Hurricane Katrina — After the Storm
Another case of once competitors putting their heads (’er, and businesses) together is that of Harvey-Hauser Printing, whose namesake is derived from the merger of Harvey Press and Hauser Printing.
Harvey Press, established in 1928, was a web and sheetfed printer with about $9 million in annual sales. Jerry Hudgens, former co-owner of Harvey Press and present operations manager of Harvey-Hauser, details the accidental beginning of a beautiful relationship.
Hurricane Katrina left Harvey Press with gaping holes in the roof, walls blown in and much of it underwater. The plant was destroyed, and none of the equipment was salvageable, including three 40˝ (Heidelberg and Komori) sheetfed presses and two half-webs. The entire operation and its 75 years of history were gone.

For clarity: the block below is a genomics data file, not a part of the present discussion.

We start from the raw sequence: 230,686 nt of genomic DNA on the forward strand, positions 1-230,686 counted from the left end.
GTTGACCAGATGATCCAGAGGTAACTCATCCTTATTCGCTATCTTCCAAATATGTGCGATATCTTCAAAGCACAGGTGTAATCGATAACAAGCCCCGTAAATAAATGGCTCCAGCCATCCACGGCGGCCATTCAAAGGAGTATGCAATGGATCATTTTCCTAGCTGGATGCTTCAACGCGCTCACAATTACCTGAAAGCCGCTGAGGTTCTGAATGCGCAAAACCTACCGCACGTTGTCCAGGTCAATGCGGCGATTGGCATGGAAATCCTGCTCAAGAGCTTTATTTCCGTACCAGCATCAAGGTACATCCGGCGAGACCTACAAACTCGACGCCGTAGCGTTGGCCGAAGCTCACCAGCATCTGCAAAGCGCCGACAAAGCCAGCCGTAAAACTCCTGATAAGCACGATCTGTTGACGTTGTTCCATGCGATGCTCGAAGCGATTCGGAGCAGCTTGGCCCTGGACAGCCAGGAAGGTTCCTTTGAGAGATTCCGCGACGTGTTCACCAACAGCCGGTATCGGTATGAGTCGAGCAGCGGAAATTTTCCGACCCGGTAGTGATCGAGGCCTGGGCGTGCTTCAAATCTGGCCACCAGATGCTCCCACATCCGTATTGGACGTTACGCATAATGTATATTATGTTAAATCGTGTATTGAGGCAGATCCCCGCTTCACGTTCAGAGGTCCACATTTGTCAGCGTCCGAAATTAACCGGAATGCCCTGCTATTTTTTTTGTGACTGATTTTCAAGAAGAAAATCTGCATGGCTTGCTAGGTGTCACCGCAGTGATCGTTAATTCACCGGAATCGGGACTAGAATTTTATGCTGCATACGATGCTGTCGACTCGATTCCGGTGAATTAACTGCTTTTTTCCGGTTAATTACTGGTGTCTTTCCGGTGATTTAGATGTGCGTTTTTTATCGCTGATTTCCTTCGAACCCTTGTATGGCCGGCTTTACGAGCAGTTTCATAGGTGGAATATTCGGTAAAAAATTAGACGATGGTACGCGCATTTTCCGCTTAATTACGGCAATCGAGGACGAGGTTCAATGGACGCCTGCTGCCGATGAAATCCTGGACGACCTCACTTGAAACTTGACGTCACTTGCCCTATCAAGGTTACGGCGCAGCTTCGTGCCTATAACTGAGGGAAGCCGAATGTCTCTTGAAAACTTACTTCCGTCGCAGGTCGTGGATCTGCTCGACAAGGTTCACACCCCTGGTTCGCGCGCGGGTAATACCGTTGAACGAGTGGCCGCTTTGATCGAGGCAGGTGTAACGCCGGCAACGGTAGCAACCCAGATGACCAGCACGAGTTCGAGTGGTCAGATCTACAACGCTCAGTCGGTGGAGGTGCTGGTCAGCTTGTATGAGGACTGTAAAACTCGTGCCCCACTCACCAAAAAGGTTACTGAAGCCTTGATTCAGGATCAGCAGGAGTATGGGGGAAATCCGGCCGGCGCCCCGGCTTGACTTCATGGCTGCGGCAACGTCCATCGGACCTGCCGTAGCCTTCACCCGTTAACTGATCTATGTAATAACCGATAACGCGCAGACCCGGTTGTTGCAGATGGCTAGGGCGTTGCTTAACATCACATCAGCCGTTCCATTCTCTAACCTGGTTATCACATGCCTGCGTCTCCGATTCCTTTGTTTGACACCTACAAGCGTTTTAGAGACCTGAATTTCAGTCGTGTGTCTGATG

“There was nothing we could do,” adds Brian David, president/co-owner of Harvey-Hauser. “Our main focus was to continue business by outsourcing to two printers (that, as a precaution before Katrina, we lined up as a backup) in Little Rock.”
From a small satellite office in Mandeville, LA, Harvey Press became a broker, of sorts. Customers were called to let them know the printer was still in business (albeit outsourcing its work) and to give them the new contact information for the company.
Harvey Press outsourced for about three months, but the execs realized they couldn’t continue conducting business like this for an extended period. The printer needed to get back into manufacturing locally, so David and his partner, Kevin Alker, started looking for another printer locally that it could merge with.
Some companies, like Hauser Printing, were open for business and able to work, but had lost their client bases. After Katrina, Hauser was getting most of its work through brokers. Since Harvey Press was already acting as a broker (post-Katrina), Hudgens and David believed Hauser’s equipment, services and capabilities fit well with Harvey Press.